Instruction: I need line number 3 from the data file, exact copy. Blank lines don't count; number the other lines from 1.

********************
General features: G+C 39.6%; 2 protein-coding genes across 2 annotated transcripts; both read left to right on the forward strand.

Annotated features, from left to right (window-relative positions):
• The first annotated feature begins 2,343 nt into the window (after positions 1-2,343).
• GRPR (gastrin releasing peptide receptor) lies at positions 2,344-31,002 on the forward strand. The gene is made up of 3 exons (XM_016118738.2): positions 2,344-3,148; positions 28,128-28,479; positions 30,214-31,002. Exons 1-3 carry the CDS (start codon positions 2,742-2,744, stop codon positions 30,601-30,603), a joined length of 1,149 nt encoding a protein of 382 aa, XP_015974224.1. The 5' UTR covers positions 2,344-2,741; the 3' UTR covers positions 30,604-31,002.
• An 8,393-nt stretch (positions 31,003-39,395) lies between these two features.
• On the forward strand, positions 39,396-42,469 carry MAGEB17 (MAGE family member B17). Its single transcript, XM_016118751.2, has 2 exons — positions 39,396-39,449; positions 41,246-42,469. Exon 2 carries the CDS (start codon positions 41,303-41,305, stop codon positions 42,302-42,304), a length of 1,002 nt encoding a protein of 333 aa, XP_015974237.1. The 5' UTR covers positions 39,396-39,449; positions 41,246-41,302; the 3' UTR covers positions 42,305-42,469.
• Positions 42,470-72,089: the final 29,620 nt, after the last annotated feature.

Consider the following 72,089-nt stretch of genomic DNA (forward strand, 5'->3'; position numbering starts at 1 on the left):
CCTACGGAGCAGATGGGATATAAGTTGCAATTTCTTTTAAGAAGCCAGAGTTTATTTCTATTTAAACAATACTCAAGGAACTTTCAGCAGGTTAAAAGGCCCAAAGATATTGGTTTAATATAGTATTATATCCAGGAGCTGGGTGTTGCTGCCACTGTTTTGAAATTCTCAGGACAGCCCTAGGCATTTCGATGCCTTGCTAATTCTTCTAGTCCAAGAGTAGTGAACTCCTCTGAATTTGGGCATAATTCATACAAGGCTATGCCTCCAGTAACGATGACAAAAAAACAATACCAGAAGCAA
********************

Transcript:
• The first annotated feature begins 2,343 nt into the window (after positions 1-2,343).